Export Assistance
Guides to Exporting
Export Glossary
Export Acronyms
Export Documentation
Proforma Invoice
Commercial Invoice
Packing Lists
Insurance Forms
Customs Documents
Document Completion Guide
Export Marketing
What is involved in export Marketing?
Export Marketing Channels
Using Export Agents
Finding Export Agents
The Role of Trade Fairs
Finding Trade Fairs
Create your own e-Marketing Campaign
Website internationalisation
Export portals
Embassies and Consulates
ETO Systems
Dealing with Export Environments
Trade Agreements
Export Tools
Export Readiness Checker
Export Checklists
Export Business Planner
Export SWOT Analyser
Country Risk Evaluator
Product map
Currency Converter
Export Documentation
Document Completion Guide
Export Software & Technology solutions
Export e-Newsletter
Export Law
Laws affecting Exports
Maritime Insurance
Exchange Control
SA Export Regulations
Trade/Maritime Lawyers
ITC Services
Export Tools
Export Assistance
Trade Advisors

You are here: Step 1: Considering exporting > The various environments you will encounter abroad > The economic environment > Disposable income  
Disposable income

For consumer goods, perhaps the most important factor influencing the per capita (or 'per head') demand for a product in a given country is the real disposable income per capita. 'Real income' means the monetary value of income adjusted for inflation. 'Disposable income' nets out tax liabilities from the gross income of individuals. Presumably, the higher the per capita income in a particular market, the greater the demand for (and the higher the price that can be charged for) goods and services in that region. It is interesting to note how eating habits change in response to rising incomes. The basic trend in a country with rising incomes is towards increasing consumption of packaged, convenience foods which save time for the housewife and add variety to menus.

While the existing level of per capita income gives an indication of the current size of a potential market, the potential growth prospects for that market should also be interesting (see Chapter 3). After all, it will take some time to formulate and implement plans to enter a market. Furthermore, given the often substantial costs of commencing international operations of the company's involvement in international business should be considered a long-term commitment.

A variety of publications provide estimates of current income levels in different countries and regions, e.g. the United Nations' Statistical Yearbook, and The Economist. There is, however, a growing tendency for published income statistics to understate true per capita income levels. This is due to the widespread phenomenon of unreported economic transactions - even in industrialised countries. In many cases, the existence of this so-called 'underground economy' is motivated by the incentive to avoid paying taxes, while in developing countries, an efficient mechanism for the collection and processing of national income statistics often does not exist.

Top of page

Step 1: more information

Step 1: Considering exporting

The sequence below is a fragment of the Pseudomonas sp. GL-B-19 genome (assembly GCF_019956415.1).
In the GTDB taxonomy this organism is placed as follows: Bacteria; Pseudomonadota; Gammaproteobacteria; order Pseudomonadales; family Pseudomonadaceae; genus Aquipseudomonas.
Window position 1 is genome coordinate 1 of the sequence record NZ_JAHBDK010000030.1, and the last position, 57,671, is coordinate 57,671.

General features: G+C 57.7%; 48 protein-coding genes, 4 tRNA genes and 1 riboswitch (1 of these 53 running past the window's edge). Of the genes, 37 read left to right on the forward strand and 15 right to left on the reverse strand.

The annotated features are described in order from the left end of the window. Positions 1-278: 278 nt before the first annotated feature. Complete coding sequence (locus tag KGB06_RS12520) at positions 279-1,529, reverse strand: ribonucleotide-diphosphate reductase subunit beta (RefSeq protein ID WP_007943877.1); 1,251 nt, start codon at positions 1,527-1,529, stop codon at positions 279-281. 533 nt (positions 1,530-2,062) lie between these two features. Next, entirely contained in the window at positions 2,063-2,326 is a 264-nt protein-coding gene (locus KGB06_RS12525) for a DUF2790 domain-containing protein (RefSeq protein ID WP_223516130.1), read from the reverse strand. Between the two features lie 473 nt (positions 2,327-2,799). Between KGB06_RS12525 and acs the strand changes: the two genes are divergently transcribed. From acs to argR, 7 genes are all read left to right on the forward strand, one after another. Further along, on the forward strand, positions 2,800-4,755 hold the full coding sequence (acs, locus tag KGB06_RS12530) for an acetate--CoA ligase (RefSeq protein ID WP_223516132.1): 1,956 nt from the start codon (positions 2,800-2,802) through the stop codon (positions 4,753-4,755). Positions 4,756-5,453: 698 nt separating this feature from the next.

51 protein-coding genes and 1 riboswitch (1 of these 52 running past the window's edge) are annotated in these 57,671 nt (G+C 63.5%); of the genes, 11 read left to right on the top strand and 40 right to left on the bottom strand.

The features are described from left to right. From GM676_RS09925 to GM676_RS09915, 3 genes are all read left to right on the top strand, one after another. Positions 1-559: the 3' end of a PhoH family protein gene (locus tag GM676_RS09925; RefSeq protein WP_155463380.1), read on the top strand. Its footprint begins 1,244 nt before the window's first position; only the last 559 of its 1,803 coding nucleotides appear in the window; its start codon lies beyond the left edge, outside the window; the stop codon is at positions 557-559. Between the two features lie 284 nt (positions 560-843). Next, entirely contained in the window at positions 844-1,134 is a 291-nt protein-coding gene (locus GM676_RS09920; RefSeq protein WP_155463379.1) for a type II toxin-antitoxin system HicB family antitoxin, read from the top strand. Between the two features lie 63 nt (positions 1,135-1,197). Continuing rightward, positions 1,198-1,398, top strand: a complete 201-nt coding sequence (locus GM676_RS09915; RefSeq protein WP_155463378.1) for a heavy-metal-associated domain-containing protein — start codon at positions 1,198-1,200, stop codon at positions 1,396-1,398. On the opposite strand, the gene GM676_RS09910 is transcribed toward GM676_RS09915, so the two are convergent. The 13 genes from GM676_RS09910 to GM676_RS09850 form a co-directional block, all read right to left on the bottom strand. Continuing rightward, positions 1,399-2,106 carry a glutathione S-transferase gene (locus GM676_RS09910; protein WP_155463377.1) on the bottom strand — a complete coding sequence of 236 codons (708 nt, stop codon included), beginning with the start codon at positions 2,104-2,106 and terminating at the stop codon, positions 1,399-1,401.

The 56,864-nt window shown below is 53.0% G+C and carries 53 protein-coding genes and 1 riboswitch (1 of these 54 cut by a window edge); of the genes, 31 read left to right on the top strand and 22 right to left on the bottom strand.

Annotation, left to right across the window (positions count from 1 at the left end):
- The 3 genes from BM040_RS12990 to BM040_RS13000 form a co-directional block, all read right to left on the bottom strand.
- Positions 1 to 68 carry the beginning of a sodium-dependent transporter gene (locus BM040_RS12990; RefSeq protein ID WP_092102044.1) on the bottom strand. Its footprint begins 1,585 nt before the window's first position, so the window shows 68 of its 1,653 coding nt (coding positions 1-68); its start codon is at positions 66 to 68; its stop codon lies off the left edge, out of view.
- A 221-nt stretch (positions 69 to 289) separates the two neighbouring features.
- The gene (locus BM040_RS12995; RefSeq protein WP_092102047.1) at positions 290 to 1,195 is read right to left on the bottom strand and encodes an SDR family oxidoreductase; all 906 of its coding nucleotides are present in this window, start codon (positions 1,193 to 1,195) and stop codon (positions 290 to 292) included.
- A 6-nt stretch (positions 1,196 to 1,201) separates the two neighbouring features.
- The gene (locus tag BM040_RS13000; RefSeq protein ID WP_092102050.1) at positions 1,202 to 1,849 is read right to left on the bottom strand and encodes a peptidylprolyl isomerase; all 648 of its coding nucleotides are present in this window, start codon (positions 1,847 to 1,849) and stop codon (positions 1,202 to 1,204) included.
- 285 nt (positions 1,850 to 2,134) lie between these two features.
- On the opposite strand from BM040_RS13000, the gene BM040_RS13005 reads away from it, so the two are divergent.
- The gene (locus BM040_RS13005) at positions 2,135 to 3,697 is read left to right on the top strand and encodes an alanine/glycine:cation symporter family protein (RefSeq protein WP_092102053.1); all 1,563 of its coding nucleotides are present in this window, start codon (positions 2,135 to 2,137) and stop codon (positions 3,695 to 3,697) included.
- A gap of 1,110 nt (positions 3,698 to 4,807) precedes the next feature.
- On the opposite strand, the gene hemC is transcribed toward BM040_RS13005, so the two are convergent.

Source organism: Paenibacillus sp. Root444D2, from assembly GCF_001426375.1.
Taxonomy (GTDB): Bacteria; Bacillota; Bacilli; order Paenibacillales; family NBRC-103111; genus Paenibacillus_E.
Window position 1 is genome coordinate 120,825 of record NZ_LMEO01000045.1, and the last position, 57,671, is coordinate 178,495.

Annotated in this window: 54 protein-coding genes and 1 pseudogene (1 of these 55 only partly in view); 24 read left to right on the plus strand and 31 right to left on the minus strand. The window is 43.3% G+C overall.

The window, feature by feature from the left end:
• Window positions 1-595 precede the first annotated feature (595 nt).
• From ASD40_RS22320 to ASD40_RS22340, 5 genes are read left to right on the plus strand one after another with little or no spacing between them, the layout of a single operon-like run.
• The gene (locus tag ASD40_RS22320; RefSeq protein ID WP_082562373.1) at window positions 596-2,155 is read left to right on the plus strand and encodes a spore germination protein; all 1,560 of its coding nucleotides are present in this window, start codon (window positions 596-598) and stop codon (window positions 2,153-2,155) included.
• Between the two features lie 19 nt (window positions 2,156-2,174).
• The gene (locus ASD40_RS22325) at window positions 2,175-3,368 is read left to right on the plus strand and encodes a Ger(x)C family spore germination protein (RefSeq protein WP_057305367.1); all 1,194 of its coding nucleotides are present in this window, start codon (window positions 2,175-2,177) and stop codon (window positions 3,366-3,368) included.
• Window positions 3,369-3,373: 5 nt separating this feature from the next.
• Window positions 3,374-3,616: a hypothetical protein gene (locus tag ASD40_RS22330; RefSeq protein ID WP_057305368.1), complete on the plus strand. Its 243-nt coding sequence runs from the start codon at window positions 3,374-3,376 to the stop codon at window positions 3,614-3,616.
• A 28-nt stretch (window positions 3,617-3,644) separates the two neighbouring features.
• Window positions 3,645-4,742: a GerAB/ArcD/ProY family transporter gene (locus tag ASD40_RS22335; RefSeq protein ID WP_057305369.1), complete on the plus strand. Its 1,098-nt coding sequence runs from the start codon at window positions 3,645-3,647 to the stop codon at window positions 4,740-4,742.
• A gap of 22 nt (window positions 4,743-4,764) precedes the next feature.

The various benefits of exporting
      The various drawbacks to exporting
      The difference between domestic and export marketing
      The various environments you may encounter
            The sociocultural environment
            The legal environment
            The economic environment
                  Gross Domestic Product (GDP)
                  Disposable income
                  Demographic factors
                  Competitive and complementary products
                  Industrialised vs developing countries
                  Degree of government intervention
                  Trading blocs
                  International trade agreements
            The political environment
            The technological environment
            The physical environment
      The various barriers you may face

Click where you want to go

Custom Search
More information on Step 1
Learning to export... The export process in 21 easy steps
Step 1: Considering exporting
Step 2:Current business viability
Step 3:Export readiness
Step 4:Broad mission statement and initial budget
Step 5:Confirming management's commitment to exports
Step 6: Undertaking an initial SWOT analysis of the firm
Step 7:Selecting and researching potential countries abroad
Step 8: Preparing and implementing your export plan
Step 9: Obtaining financing for your exports
Step 10: Managing your export risk
Step 11: Promoting the firm and its products abroad
Step 12: Negotiating and quoting in exports
Step 13: Revising your export costings and price
Step 14: Obtaining the export order
Step 15: Producing the goods
Step 16: Handling the export logistics
Step 17: Export documentation
Step 18: Providing follow-up support
Step 19: Getting paid
Step 20: Reviewing and improving the export process
Step 21: Export Management
Export Reference
HS Codes
SIC Codes
Country Codes
Airline Codes
Airport Codes
Port Codes
Telephone Codes
Export control
Electricity Voltages
Transportation Types
Container Types
Hazardous Cargo Symbols
International Trade Agreements
Country Info
International Trade Organisations
Export Documentation
Export Opportunities
Export portals
International Trade Fairs
Country Info
Country Help
International Trade Statistics
Sources of International Statistics
UNCTAD Statistics

Our sister sites:


Trade Training




- Copyright: Cornelius Bothma -

Disclaimer | Privacy Policy